From Wilson’s to Wigeon

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If Er Neill was having problems dealing with the come-down from the yellow and green glory that was the Port Nis Wilson’s Warbler, he wasn’t showing it this morning when we took a stroll in the Lancastrian grey at Hesketh Out Marsh.
The chances of encountering anything as colourful here are decidedly slim, but the birding wasn’t bad considering the tide hadn’t bothered to rise yet.
Little Egrets, Grey Plover and Greenshank amongst the Redshanks and Curlew, while a young Marsh Harrier patrolled the old seawall.

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We walked down the bank to look out onto the outer marsh,and although everything was distant, it was pretty good – two Great White Egrets, two Common Buzzard, a Short Eared Owl and no fewer than four Marsh Harriers.
Can’t remember seeing 4-5 Marsh Harriers at the same time on the Ribble before.
Celebrated with an award-winning (surely) digishot of one of the Great White Egrets.

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It was quite a long way away Your Honour.
Perhaps 1,000 Pinkies grazing between HoM and Old Hollows, with a few Skylarks and Mipits passing overhead.
Peregrine cruising over Southport town centre as we headed home.

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2 thoughts on “From Wilson’s to Wigeon

  1. Steady movement of Gannets offshore at Ainsdale first thing this morning in the hooley, Common Scoters being thrown around on the swell, Razorbills ripping through – there’s never a decent high tide when you want one.

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  2. New research, just published in the scientific journal Bird Study, shows that many of our birds have expanded their geographic range in response to climate change.
    A changing climate is predicted to see many species shift their breeding ranges polewards and we already have evidence of this for birds and butterflies, amongst others. Over the longer term researchers expect to see a contraction in the size of the overall range available to species, putting them under increasing pressure, but what about short-term impacts?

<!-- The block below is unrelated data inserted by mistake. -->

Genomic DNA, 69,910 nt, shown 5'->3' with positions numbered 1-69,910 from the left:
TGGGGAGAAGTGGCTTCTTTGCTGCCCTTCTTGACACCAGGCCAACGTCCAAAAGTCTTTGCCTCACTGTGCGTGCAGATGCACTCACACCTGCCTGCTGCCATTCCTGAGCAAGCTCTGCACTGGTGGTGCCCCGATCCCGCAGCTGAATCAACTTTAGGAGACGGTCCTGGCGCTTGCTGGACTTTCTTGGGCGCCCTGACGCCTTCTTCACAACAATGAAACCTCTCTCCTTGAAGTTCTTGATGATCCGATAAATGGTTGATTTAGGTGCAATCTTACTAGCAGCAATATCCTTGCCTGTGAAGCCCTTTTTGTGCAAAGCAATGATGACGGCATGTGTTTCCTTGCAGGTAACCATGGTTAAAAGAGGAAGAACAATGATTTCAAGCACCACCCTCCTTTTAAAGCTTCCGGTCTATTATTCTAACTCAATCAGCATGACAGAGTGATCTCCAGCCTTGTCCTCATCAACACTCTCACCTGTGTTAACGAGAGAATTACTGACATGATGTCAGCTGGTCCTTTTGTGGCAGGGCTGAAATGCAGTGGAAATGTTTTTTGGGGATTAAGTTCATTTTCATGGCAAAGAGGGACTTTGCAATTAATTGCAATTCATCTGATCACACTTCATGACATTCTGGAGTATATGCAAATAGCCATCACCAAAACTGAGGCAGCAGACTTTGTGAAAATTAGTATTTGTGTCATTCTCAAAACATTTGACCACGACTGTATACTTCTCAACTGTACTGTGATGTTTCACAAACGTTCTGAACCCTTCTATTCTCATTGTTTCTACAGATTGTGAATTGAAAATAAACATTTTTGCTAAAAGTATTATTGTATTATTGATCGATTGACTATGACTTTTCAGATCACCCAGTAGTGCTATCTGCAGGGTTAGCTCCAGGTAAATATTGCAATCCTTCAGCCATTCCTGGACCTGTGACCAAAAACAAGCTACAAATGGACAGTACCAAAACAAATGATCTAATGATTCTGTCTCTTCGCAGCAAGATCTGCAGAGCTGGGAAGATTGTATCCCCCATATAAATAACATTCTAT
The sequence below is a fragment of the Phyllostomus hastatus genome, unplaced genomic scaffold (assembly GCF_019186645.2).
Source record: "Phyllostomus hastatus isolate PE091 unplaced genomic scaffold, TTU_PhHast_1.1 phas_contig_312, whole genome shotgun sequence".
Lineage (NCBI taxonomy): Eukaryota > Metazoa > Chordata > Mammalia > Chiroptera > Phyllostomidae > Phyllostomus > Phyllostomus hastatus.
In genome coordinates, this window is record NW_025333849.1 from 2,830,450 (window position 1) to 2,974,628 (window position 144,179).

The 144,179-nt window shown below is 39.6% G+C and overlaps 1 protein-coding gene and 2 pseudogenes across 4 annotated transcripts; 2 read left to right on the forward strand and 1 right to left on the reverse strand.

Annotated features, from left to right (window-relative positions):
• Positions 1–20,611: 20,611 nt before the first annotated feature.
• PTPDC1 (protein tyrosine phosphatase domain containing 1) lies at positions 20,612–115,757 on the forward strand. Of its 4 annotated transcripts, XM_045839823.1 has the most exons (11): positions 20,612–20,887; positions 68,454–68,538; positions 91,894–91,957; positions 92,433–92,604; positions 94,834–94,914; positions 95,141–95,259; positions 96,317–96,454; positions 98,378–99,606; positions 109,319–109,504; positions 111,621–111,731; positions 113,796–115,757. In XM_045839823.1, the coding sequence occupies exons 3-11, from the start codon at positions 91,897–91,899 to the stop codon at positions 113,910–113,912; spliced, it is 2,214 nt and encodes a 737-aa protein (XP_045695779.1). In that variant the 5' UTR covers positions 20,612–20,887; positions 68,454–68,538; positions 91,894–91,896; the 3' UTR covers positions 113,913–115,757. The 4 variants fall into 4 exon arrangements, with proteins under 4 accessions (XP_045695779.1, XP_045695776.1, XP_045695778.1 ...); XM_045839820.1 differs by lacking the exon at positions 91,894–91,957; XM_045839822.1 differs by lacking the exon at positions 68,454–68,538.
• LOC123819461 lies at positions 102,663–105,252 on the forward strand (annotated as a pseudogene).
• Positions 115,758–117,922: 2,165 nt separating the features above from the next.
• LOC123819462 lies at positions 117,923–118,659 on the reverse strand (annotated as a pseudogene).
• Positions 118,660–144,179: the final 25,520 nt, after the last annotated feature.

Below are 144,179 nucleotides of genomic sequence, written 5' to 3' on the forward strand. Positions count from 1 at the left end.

A new analysis, using data for 80 species of British birds and derived from the BTO/JNCC/RSPB Breeding Bird Survey, has shed new light on the speed and pattern of this climate-induced shift in range, additionally revealing some unexpected patterns.
    The results of the study, which looked at how reference points within the breeding distributions shifted over a 15-year period, revealed that the northern margins of the breeding range had pushed even further north for the majority of the species examined. In fact, they were moving northwards at an average rate of 3.3 km per year. Interestingly, the southern margins were found to have moved much more slowly, leading to the overall distributions stretching over time. This suggests that different factors are operating at the two margins, as lead-author Dario Massimino explains:
    “Bird species may be physiologically limited by cold winter weather at their northern range margins, with warming potentially releasing the limiting conditions and allowing rapid range expansion. In contrast, there is increasing evidence that retreat from southern range margins is more likely to be driven by community-level interactions, including competition with other species, and these may operate at a slower rate.”
    The net result of these contrasting patterns is that the geographical ranges of British birds have expanded over the past 15 years.

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